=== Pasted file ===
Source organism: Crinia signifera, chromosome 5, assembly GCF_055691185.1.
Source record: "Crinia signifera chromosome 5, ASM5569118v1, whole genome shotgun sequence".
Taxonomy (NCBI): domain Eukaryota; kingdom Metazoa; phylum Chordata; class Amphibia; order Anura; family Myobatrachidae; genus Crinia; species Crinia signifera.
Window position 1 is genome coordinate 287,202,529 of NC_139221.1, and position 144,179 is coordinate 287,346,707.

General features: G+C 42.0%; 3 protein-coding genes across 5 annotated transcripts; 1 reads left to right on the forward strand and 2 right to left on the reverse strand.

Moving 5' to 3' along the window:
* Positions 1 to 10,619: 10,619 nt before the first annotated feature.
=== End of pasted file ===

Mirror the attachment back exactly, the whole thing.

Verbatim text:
Source organism: Crinia signifera, chromosome 5, assembly GCF_055691185.1.
Source record: "Crinia signifera chromosome 5, ASM5569118v1, whole genome shotgun sequence".
Taxonomy (NCBI): domain Eukaryota; kingdom Metazoa; phylum Chordata; class Amphibia; order Anura; family Myobatrachidae; genus Crinia; species Crinia signifera.
Window position 1 is genome coordinate 287,202,529 of NC_139221.1, and position 144,179 is coordinate 287,346,707.

General features: G+C 42.0%; 3 protein-coding genes across 5 annotated transcripts; 1 reads left to right on the forward strand and 2 right to left on the reverse strand.

Moving 5' to 3' along the window:
* Positions 1 to 10,619: 10,619 nt before the first annotated feature.